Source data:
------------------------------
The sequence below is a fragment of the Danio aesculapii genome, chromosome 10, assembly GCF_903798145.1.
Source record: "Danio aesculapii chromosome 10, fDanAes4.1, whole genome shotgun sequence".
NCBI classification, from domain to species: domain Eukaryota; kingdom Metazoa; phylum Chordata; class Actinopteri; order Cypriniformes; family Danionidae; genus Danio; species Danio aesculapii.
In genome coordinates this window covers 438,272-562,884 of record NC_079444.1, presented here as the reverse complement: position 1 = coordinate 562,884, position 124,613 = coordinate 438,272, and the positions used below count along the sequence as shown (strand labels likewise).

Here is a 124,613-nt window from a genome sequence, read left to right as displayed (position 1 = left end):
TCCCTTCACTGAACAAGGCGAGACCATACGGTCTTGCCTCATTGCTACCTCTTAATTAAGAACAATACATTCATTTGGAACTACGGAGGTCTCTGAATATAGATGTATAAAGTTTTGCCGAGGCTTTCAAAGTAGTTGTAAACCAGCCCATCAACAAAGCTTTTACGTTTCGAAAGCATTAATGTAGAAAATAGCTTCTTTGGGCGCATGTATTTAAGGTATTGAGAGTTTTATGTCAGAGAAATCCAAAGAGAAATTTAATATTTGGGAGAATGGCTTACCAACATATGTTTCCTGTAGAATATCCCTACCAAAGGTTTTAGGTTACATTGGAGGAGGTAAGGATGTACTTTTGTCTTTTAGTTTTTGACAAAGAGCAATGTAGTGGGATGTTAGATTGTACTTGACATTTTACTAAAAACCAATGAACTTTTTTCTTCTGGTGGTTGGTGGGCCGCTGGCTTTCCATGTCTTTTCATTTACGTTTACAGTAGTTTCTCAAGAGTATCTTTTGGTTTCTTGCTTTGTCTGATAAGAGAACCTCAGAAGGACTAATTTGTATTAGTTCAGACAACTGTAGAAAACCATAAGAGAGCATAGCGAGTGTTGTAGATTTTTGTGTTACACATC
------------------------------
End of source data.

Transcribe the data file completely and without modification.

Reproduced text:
The sequence below is a fragment of the Danio aesculapii genome, chromosome 10, assembly GCF_903798145.1.
Source record: "Danio aesculapii chromosome 10, fDanAes4.1, whole genome shotgun sequence".
NCBI classification, from domain to species: domain Eukaryota; kingdom Metazoa; phylum Chordata; class Actinopteri; order Cypriniformes; family Danionidae; genus Danio; species Danio aesculapii.
In genome coordinates this window covers 438,272-562,884 of record NC_079444.1, presented here as the reverse complement: position 1 = coordinate 562,884, position 124,613 = coordinate 438,272, and the positions used below count along the sequence as shown (strand labels likewise).

Here is a 124,613-nt window from a genome sequence, read left to right as displayed (position 1 = left end):
TCCCTTCACTGAACAAGGCGAGACCATACGGTCTTGCCTCATTGCTACCTCTTAATTAAGAACAATACATTCATTTGGAACTACGGAGGTCTCTGAATATAGATGTATAAAGTTTTGCCGAGGCTTTCAAAGTAGTTGTAAACCAGCCCATCAACAAAGCTTTTACGTTTCGAAAGCATTAATGTAGAAAATAGCTTCTTTGGGCGCATGTATTTAAGGTATTGAGAGTTTTATGTCAGAGAAATCCAAAGAGAAATTTAATATTTGGGAGAATGGCTTACCAACATATGTTTCCTGTAGAATATCCCTACCAAAGGTTTTAGGTTACATTGGAGGAGGTAAGGATGTACTTTTGTCTTTTAGTTTTTGACAAAGAGCAATGTAGTGGGATGTTAGATTGTACTTGACATTTTACTAAAAACCAATGAACTTTTTTCTTCTGGTGGTTGGTGGGCCGCTGGCTTTCCATGTCTTTTCATTTACGTTTACAGTAGTTTCTCAAGAGTATCTTTTGGTTTCTTGCTTTGTCTGATAAGAGAACCTCAGAAGGACTAATTTGTATTAGTTCAGACAACTGTAGAAAACCATAAGAGAGCATAGCGAGTGTTGTAGATTTTTGTGTTACACATC